N.B.'s Municipal reform could bring voting rights to some recent immigrants
There's an estimated 30,000 people with permanent resident status in the province
For the past seven years, Moncef Lakouas has spoken to just about every municipal council and politician willing to listen.
He's been pushing the idea of allowing immigrants with permanent resident status the right to vote in municipal elections in New Brunswick.
The recently released local governance reform paper suggests his efforts could finally pay off.
Buried in the New Brunswick government's white paper are plans to consult stakeholders about allowing the estimated 30,000 permanent residents to vote before the general municipal elections in 2026.
Lakouas, the president of the New Brunswick Multicultural Council, spoke to Information Morning Saint John about the importance of this move.
If New Brunswick decides to allow permanent residents to vote in municipal elections, it would become the first province in the country to do so, according to Lakouas.
"To be able to be granted the right to [vote] is a message that you matter as much as anybody else," said Lakouas. "Many of them will be voting here for the first time in their life. And many of them will believe that casting a ballot makes a difference because sometimes, it's not the reality in the places where they were born."
More representation and involvement in the community
Permanent residents are citizens of other countries that have immigrated to Canada but are not yet Canadian citizens.
They are restricted in their ability to vote, run for political office, and apply for a Canadian passport.
In New Brunswick, permanent residents were allowed to vote in municipal elections until 1997, when an electoral reform took place that tacked on the requirement of being a Canadian citizen on top of the existing criteria of being at least 18 years of age.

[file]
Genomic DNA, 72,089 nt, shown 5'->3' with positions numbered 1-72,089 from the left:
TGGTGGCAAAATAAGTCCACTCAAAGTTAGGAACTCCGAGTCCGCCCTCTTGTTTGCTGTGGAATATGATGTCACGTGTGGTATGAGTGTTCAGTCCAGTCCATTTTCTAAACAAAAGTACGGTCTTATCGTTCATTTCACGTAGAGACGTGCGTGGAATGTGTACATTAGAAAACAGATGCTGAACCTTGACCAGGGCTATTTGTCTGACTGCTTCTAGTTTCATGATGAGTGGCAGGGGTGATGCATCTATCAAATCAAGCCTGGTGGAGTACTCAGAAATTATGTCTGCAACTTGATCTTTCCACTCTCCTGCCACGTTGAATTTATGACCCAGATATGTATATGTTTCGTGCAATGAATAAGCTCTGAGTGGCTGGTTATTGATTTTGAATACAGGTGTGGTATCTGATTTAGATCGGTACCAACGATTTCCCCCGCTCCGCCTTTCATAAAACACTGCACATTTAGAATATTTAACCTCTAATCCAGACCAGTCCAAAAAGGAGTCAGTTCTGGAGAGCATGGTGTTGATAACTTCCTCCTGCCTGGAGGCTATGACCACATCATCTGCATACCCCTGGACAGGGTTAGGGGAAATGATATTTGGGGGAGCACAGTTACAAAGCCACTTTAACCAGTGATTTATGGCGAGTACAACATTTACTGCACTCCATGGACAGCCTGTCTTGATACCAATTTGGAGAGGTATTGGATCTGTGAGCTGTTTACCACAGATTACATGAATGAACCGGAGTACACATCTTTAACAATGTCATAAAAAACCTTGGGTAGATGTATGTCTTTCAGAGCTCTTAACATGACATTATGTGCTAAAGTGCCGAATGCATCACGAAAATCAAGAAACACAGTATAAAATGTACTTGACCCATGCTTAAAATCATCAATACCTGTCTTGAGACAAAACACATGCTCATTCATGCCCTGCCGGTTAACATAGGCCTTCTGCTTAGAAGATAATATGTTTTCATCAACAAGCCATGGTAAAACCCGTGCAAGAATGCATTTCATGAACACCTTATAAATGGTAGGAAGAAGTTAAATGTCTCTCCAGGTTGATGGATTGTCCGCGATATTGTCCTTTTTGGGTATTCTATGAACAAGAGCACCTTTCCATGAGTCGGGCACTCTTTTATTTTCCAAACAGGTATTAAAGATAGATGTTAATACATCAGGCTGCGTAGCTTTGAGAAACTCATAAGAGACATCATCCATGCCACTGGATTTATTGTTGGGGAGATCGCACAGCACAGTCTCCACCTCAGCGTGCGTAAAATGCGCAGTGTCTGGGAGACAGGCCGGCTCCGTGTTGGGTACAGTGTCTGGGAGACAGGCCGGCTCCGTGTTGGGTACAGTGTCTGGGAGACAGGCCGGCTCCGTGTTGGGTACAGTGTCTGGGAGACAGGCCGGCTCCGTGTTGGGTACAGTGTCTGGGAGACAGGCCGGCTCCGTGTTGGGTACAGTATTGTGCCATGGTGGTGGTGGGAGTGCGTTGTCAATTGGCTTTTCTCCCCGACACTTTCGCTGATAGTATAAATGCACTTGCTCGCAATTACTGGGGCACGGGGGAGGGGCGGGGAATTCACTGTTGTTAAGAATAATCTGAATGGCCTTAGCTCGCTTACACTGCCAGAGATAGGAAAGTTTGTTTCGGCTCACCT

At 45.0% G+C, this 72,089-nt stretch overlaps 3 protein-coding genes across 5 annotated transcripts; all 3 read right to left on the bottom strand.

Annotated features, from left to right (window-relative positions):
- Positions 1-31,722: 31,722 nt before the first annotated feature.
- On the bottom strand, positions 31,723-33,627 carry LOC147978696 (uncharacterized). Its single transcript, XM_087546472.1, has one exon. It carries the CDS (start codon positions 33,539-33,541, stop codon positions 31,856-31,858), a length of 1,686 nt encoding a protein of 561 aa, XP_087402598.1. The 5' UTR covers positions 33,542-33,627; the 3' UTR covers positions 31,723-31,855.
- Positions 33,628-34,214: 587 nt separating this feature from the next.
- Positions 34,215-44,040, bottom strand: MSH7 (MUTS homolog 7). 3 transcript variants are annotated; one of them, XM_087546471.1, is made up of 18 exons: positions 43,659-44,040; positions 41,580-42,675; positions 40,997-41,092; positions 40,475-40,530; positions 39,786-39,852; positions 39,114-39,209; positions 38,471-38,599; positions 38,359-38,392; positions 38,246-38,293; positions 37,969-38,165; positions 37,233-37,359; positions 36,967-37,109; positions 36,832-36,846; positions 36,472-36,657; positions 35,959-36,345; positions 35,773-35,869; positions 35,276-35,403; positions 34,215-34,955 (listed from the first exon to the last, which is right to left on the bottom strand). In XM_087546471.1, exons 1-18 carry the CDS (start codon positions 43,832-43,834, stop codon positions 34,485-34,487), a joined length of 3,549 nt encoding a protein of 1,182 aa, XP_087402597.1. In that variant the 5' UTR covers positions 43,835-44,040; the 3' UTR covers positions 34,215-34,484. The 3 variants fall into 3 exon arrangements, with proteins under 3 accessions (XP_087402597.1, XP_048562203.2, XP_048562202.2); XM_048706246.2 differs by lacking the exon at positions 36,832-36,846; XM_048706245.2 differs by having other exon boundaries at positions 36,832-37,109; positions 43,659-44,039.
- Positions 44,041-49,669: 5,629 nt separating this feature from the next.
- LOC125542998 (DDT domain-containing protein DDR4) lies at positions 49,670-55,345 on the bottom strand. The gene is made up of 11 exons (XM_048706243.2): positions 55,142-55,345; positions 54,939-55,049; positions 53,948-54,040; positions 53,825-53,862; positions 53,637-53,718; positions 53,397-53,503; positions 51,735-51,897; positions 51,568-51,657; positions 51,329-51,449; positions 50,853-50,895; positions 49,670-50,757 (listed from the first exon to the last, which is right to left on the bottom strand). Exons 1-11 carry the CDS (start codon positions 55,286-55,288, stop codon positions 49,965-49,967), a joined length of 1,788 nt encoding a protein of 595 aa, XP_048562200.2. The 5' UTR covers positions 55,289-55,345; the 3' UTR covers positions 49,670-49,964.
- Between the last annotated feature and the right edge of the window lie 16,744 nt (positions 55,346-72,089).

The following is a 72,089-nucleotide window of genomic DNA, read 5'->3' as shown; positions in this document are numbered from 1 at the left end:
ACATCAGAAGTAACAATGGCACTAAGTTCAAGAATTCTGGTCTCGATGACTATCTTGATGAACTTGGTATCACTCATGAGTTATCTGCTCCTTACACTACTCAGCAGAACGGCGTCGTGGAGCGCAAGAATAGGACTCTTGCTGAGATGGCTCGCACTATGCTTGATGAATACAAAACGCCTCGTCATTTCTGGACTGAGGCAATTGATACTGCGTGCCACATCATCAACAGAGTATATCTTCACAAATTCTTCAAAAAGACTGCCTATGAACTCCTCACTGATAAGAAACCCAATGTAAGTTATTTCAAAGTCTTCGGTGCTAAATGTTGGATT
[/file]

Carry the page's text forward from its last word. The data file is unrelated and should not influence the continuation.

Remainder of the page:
Lakouas, who came from Morocco and arrived in New Brunswick 15 years ago, says a permanent resident works, pays taxes, sends their children to Canadian schools and can study anywhere in Canada, just like a Canadian citizen.
Under Canada's immigration system, an immigrant must have lived in Canada for at least 730 days in a five-year span before they can apply for permanent resident status.
Lakouas, who spearheaded the Lost Votes campaign last year, saidt if permanent residents are given the right to vote, increased involvement in political and community spaces will most likely follow.
"Their communities will be involved more because now they have somebody at city level that does represent them," he said. "We have a problem [in] New Brunswick because we don't have enough representations of racial minorities at the decision table."
A competitive advantage
Multicultural and democracy advocacy groups across the country have been advocating for this to be put in place in other provinces for years.
Last year, Premier Blaine Higgs laid out a goal of attracting up to 10,000 newcomers a year by 2027.
Lakouas says the only way to reach this goal is to provide incentives for newcomers to settle and work in the area.
"It's about making sure that we can sustain our economy for the next eight years or so," said Lakouas.
"In order for us to do so, we have to have something that other provinces don't have, because in some instances we cannot compete at the economic level. But we can compete somewhere else, and the right to vote will make a difference here."
With files from Information Morning Saint John